Mormon women seeking priesthood to be shut out of Temple Square
March 24, 2014
SALT LAKE CITY
Mormon women seeking tickets to the faith’s general priesthood session next month will not only be denied access to that all-male meeting, but also may be shut out of Salt Lake City’s historic Temple Square altogether.
On March 17, the Utah-based Church of Jesus Christ of Latter-day Saints formally rebuffed Ordain Women’s second push for entrance to the priesthood session and urged the grass-roots group to “demonstrate” instead in “free-speech zones adjacent to Temple Square, which have long been established for those wishing to voice differing viewpoints.”
LDS officials also are barring news media cameras from the square during their two-day General Conference, which the church says is “consistent with long-standing policy.”
A “large majority” of Mormon women do not share Ordain Women’s “advocacy for priesthood ordination for women,” church spokeswoman Jessica Moody wrote March 17 to the group’s organizers. Such activism “detracts from the helpful discussions” that the LDS Church is having with others on women’s issues, Moody added.
“Ordination of women to the priesthood is a matter of doctrine that is contrary to the Lord’s revealed organization for his church,” she said.
“We are disappointed that we weren’t granted tickets,” said Kate Kelly, one of the founders of Ordain Women.
Kelly, a practicing Latter-day Saint and human-rights attorney in Washington, D.C., took umbrage at the suggestion that Ordain Women and its allies take their place beside protesters who routinely picket the LDS Church during its General Conferences.
“We have nothing in common with those people,” says Kelly, who served an 18-month mission for the faith. “They are seeking to destroy the church. We are not against the church — we ARE the church.”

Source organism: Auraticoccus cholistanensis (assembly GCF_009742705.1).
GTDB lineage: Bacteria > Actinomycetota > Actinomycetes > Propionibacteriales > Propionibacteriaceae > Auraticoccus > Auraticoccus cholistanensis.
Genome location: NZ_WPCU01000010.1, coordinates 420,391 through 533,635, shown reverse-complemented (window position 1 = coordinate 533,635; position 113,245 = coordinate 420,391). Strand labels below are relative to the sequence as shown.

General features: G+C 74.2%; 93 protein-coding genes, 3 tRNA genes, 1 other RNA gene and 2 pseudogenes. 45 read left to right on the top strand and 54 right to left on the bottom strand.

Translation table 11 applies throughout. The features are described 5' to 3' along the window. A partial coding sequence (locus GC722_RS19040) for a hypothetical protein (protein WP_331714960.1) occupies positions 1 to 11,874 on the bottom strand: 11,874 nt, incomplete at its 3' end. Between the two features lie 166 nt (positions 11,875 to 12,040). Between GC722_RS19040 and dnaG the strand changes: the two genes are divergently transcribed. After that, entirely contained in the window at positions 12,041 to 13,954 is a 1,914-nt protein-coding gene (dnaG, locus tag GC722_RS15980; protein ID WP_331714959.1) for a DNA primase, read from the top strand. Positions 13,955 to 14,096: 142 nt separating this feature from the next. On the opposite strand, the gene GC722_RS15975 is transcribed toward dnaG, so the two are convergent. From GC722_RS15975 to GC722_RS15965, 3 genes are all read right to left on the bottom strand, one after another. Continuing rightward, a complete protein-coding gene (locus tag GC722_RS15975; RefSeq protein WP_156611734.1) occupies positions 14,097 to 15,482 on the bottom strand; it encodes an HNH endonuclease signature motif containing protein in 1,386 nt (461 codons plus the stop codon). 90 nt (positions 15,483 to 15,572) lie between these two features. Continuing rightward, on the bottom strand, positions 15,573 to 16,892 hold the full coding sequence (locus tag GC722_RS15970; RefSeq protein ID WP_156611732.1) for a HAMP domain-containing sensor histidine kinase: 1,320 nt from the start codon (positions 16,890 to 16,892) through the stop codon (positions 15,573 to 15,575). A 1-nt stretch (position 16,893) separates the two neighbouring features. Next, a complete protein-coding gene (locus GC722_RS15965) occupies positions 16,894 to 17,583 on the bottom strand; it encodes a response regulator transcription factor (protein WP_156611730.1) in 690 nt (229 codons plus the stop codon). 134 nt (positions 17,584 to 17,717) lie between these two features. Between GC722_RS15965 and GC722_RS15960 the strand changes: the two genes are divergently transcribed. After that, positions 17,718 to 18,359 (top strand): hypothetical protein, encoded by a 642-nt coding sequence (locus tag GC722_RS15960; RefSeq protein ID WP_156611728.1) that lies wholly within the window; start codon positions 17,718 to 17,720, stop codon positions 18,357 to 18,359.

In October, more than 100 women sought to gain entrance to the all-male LDS priesthood meeting, held in the Conference Center across the street from Temple Square. They approached the Tabernacle door, where standby tickets were distributed. One by one, they asked for admittance. One by one, they were turned away — as news cameras captured the episode.
“We are going to go there again,” Kelly said.
And she does not expect to be barred in the attempt.
It would be “unprecedented to deny a group of faithful women entrance to Temple Square, a place that we consider holy ground,” Kelly said. “It would be extremely disconcerting.”
Moody’s letter invites the women to “view the live broadcast of the priesthood session on lds.org, the Mormon Channel or BYUtv.” Last fall, the LDS Church broadcast the all-male meeting live for the first time.
The church “has regretfully upped the ante,” said Steve Evans, a Salt Lake City attorney and Mormon blogger. “If it not only refuses entry to these women but also forces them off of Temple Square, the church may inadvertently send the message that it feels threatened by the Ordain Women movement.”
It’s also a “PR disaster for the church,” said Kristine Haglund, editor of Dialogue: A Journal of Mormon Thought. “Goliath is never going to get better press than David — the optics are terrible.”
And unnecessary, she said, given that Ordain Women had announced that April’s conference would be the second and final time the group planned to seek priesthood tickets.
Even so, most Mormon women wouldn’t be lining up for tickets or ordination. A 2011 Pew Research Center national survey found that 90 percent of LDS women and 84 percent of men oppose allowing women to enter the Mormon priesthood.
Nevertheless, the church’s letter may have unwittingly created sympathy among some Mormons who were not ready to join the Ordain Women movement.
“Ordination is not my bosom-burning cause,” wrote LDS scholar and writer Joanna Brooks at Feminist Mormon Housewives. “But I am tired of seeing women I love leave the faith because there is no serious, open respectful conversation within the church about issues that matter to them and because they are stigmatized and rejected when they dare to ask the questions. Today, again, the church sought to push out women who are asking the questions.”
As to the question of Mormon doctrine, Kelly said there is “no scripture or statement by any prophet or apostle that says women cannot be ordained.”
Kelly points to the LDS Church’s ninth Article of Faith, which reads in part, “We believe that [God] will yet reveal many great and important things pertaining to the Kingdom of God.”
That could include ordination of women, she said. “That is what we are praying for.”
Peggy Fletcher Stack writes for The Salt Lake Tribune.